The ordinary differential equations for musculoskeletal dynamics are often numerically stiff and highly nonlinear. Consequently, simulations require small time steps, and optimal control problems are slow to solve and have poor convergence. In this paper, we present an implicit formulation of musculoskeletal dynamics, which leads to new numerical methods for simulation and optimal control, with the expectation that we can mitigate some of these problems. A first order Rosenbrock method was developed for solving forward dynamic problems using the implicit formulation. It was used to perform real-time dynamic simulation of a complex shoulder arm system with extreme dynamic stiffness. Simulations had an RMS error of only 0.11 degrees in joint angles when running at real-time speed. For optimal control of musculoskeletal systems, a direct collocation method was developed for implicitly formulated models. The method was applied to predict gait with a prosthetic foot and ankle. Solutions were obtained in well under one hour of computation time and demonstrated how patients may adapt their gait to compensate for limitations of a specific prosthetic limb design. The optimal control method was also applied to a state estimation problem in sports biomechanics, where forces during skiing were estimated from noisy and incomplete kinematic data. Using a full musculoskeletal dynamics model for state estimation had the additional advantage that forward dynamic simulations, could be done with the same implicitly formulated model to simulate injuries and perturbation responses. While these methods are powerful and allow solution of previously intractable problems, there are still considerable numerical challenges, especially related to the convergence of gradient-based solvers.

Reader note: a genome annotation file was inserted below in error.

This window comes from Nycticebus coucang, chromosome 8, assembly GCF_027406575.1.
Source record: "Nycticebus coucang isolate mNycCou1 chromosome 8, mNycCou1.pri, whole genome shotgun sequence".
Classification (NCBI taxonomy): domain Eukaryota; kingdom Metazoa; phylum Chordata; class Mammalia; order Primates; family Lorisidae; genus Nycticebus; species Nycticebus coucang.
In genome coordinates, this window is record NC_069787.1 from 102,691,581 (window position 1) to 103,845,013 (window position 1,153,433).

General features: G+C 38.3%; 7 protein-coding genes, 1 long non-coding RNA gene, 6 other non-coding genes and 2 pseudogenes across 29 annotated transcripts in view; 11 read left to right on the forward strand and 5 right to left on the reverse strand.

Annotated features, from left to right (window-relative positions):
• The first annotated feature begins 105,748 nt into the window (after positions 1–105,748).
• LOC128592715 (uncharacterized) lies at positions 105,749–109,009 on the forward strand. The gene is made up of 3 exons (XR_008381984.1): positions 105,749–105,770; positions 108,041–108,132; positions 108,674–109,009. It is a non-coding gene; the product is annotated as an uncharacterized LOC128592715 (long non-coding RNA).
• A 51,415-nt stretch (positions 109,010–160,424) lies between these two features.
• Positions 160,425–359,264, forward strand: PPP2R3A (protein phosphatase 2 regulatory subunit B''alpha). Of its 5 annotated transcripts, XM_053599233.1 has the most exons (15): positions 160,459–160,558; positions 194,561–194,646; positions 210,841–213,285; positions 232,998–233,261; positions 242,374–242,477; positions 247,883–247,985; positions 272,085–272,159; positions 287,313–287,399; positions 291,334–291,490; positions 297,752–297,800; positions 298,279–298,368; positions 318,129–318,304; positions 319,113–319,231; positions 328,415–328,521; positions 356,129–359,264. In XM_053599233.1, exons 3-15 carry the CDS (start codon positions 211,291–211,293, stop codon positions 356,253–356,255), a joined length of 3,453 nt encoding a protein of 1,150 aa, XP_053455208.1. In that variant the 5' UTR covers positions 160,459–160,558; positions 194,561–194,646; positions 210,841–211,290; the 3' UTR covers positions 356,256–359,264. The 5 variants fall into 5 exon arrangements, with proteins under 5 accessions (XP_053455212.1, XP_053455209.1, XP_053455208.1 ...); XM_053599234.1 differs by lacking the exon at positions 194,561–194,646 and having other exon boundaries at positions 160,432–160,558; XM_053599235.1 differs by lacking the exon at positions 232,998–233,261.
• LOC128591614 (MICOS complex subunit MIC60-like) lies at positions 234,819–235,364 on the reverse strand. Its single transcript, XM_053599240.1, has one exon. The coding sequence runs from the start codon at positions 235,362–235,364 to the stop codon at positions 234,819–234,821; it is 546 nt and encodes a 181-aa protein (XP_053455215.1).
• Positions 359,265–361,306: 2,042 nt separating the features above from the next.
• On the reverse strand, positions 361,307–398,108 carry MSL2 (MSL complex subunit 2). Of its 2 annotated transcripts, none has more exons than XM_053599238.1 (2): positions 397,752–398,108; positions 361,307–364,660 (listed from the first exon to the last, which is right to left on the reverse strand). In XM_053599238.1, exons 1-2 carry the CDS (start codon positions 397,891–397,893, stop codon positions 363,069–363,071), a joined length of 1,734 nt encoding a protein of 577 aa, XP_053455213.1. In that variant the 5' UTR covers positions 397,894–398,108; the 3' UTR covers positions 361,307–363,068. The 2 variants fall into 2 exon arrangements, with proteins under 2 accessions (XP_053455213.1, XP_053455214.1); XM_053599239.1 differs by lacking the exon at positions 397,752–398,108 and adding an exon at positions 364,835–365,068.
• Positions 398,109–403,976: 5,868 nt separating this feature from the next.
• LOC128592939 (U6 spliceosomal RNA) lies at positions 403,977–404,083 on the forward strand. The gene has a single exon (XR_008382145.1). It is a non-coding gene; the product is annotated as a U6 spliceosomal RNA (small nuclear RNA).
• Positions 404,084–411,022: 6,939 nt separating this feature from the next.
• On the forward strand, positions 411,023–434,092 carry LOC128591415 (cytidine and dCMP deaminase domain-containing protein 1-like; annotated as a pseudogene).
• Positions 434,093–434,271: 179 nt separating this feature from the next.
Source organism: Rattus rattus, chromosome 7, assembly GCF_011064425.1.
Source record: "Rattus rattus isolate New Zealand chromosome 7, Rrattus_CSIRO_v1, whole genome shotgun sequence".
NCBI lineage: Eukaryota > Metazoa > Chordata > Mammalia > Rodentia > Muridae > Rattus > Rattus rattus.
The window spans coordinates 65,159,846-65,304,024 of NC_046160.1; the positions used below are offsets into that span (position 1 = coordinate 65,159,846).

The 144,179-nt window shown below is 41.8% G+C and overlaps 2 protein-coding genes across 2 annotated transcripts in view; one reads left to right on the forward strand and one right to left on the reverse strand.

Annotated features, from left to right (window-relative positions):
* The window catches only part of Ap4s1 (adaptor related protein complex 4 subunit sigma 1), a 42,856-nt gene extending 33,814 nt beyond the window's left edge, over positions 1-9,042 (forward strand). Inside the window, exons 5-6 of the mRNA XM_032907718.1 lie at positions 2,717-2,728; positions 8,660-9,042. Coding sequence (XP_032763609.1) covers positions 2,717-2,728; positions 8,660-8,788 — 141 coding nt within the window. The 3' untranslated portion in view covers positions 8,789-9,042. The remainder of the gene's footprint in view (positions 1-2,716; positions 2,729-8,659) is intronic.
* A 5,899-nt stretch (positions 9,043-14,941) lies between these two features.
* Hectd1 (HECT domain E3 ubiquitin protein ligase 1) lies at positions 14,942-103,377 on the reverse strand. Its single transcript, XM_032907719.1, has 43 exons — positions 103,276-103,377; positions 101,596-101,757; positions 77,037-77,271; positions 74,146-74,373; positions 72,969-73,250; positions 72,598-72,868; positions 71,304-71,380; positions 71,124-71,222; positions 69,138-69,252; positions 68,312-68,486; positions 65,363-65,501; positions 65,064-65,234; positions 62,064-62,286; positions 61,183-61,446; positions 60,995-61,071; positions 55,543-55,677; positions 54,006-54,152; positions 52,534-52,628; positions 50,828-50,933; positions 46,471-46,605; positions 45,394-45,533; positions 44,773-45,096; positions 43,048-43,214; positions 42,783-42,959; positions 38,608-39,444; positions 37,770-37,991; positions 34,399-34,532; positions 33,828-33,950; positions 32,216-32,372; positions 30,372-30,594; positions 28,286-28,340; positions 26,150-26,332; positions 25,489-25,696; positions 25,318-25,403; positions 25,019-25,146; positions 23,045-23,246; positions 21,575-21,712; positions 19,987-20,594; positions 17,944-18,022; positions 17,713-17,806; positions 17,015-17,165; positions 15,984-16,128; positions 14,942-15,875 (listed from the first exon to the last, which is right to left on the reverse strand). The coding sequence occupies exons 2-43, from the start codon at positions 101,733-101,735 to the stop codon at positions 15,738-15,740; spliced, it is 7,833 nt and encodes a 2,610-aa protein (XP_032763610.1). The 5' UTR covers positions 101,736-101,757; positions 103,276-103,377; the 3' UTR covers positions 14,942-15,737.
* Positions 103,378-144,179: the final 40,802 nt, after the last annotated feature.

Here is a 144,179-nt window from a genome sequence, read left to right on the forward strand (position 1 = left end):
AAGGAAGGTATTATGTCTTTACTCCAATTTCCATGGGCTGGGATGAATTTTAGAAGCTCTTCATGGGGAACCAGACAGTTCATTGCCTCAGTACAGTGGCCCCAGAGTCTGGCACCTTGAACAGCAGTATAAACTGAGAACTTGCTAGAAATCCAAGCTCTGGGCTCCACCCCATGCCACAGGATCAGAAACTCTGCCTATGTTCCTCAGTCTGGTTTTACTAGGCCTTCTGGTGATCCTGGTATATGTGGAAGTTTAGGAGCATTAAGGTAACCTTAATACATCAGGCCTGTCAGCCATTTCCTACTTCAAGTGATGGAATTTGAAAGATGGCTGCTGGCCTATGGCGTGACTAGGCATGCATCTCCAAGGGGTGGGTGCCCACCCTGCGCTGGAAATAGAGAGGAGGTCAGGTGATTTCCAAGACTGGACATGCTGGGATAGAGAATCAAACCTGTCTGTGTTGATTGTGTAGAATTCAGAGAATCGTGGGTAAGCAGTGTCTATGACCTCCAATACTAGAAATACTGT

van den Bogert AJ, Blana D, Heinrich D (2011) Implicit methods for efficient musculoskeletal simulation and optimal control. Procedia IUTAM 2: 297-316.
NOTICE: this is the author’s version of a work that was accepted for publication in Procedia IUTAM. Changes resulting from the publishing process, such as peer review, editing, corrections, structural formatting, and other quality control mechanisms may not be reflected in this document. Changes may have been made to this work since it was submitted for publication. A definitive version was subsequently published in Procedia IUTAM, 2, , (01-01-2011); 10.1016/j.piutam.2011.04.027
Presented at the 2011 Symposium on Human Body Dynamics.
This work was financially supported by the National Institutes of Health (grants R01-EB006735, R43- AR058074, contract N01-HD53403), by the E.U. through the INTERREG IV project SkiProTech, and by adidas AG (Germany).